TEACHER, AUTHOR, EDUblogger "I want to (read and) write books that unblock the traffic jam in everyone's mind." ~J. Updike
Sherman Alexie on Living Outside Cultural Borders
April 12, 2013
Writer Sherman Alexie describes living in two different cultures at the same time.
BILL MOYERS: Let’s talk now with Sherman Alexie. He comes from a long line of people who have lived the consequences of inequality, Native Americans, the first Americans. They were the target of genocide, ethnic cleansing, which for years was the hidden history of America, kept in the closet by the authors and enforcers of white mythology.
How do you grapple with such a long denied history? If you are Sherman Alexie, you face it down with candor and even irreverence, writing poems, novels, and short stories, and even movies. Here’s a clip from “Smoke Signals” that Alexie wrote and co-produced in 1998:
VICTOR IN SMOKE SIGNALS: You got to look mean or people won’t respect you. White people will run all over you if you don’t look mean. You got to look like a warrior. You got to look like you just came back from killing a buffalo.
THOMAS IN SMOKE SIGNALS: But our tribe never hunted buffalo, we were fishermen.
VICTOR IN SMOKE SIGNALS: What? You want to look like you just came back from catching a fish? This ain’t “Dances with Salmon,” you know.
BILL MOYERS: Alexie has published 22 books of poetry and fiction, including “The Lone Ranger and Tonto Fistfight in Heaven,” “War Dances,” and “The Absolutely True Diary of a Part-Time Indian,” a book for young adults and winner of the National Book Award. His latest work is a collection of short stories, old and new, with the title, “Blasphemy.” I’ll ask him why.
He now lives in Seattle, like many of his characters who left the reservation for the city, living in between, and traveling across boundaries both real and imagined.
Sherman Alexie on Living Outside Cultural Border.
Born on a Native American reservation, Sherman Alexie has been navigating the cultural boundaries of American culture in lauded poetry, novels, short stories, screenplays, even stand-up comedy for over two decades. Alexie joins Bill to share his irreverent perspective on contemporary American life, and discuss the challenges of living in two different cultures at the same time, especially when one has so much dominance over the other.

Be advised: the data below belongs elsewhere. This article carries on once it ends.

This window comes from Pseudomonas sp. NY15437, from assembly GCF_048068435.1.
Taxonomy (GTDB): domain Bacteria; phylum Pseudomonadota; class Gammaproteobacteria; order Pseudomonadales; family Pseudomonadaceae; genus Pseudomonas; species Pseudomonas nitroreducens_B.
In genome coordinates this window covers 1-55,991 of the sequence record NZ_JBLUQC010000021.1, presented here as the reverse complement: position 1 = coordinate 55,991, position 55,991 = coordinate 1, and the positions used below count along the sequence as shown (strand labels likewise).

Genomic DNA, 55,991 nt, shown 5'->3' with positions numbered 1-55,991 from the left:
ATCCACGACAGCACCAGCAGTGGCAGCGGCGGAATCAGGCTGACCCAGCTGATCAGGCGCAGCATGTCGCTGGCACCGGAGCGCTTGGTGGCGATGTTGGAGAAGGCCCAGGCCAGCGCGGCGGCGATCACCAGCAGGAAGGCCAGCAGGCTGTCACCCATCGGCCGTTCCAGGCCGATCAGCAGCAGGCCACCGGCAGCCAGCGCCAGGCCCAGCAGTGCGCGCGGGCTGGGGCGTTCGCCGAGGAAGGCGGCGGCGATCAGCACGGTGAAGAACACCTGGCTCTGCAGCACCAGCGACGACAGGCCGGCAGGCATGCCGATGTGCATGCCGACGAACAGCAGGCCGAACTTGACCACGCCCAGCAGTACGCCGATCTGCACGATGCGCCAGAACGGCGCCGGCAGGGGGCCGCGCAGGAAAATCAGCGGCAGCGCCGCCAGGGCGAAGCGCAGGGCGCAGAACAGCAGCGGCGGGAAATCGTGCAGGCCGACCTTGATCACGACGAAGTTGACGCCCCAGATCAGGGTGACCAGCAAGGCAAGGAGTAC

“I know a lot more about being white than you know about being Indian,” Alexie tells Bill.
Alexie’s latest collection of stories, Blasphemy, was published in October, 2012. He joins us for an online live chat on Tuesday, April 16 @ 1 pm. Get details and submit your questions.
Interview Producer: Gail Ablow.
Editors: Rob Kuhns & Andrew M.I. Lee.
Associate Producer: Robert Booth.
Photographer: Alton Christensen.
Sherman Alexie has got to be one of my all time favorite writers. He writes outside the box that readers and critics are always attempting to put the multicultural writer into. Much like Junot Diaz, my other favorite, he’s able to see things the way they are and doesn’t seem to be afraid to let the the emperor know he’s naked.
My favorite story of Alexie’ s is not the one that many readers think of right away when Alexie’ s name is mentioned. For me, his story of ‘Zits’ is a Masterpiece of truth-telling wrapped in a fantastical and eye-opening, time traveling twisted bow.For the past nine years of his life, he(Zits) has been bounced around from neglectful family members and through abusive foster homes. His Irish-American mother died from breast cancer when he was six years old. Zits’ Native-American father left the family when Zits was born. In a most poetic way, he describes himself as “a blank sky, a human solar eclipse,” not belonging to anyone and no one belonging to him.
In the April 25, 2007 New York Times book review of “Flight,” S. Kirk Walsh brilliantly writes:
“Many of these allegorical, action-packed vignettes tread familiar thematic territory — the continuing fight for survival, the anger of racial divides, the absence of fathers — of Mr. Alexie’s earlier works, like “Indian Killer” and “Ten Little Indians.” But with “Flight,” he takes these themes a step further: he skillfully explores both sides of the proverbial war. Zits witnesses brutal violence through the eyes of whites and Indians, fathers and sons, and he begins to understand what it means to be the hero, the villain and the victim.”
If you haven’t read this fantastic novella, please do. I don’t believe you will regret it. It manages to do just what I like in a good book, “unblock the traffic jams in everyone’s mind.”
For the few that may not have read or heard about Sherman Alexie, here is a bonus interview via TIME MAGAZINE, October 2
A metaphor is like a simile.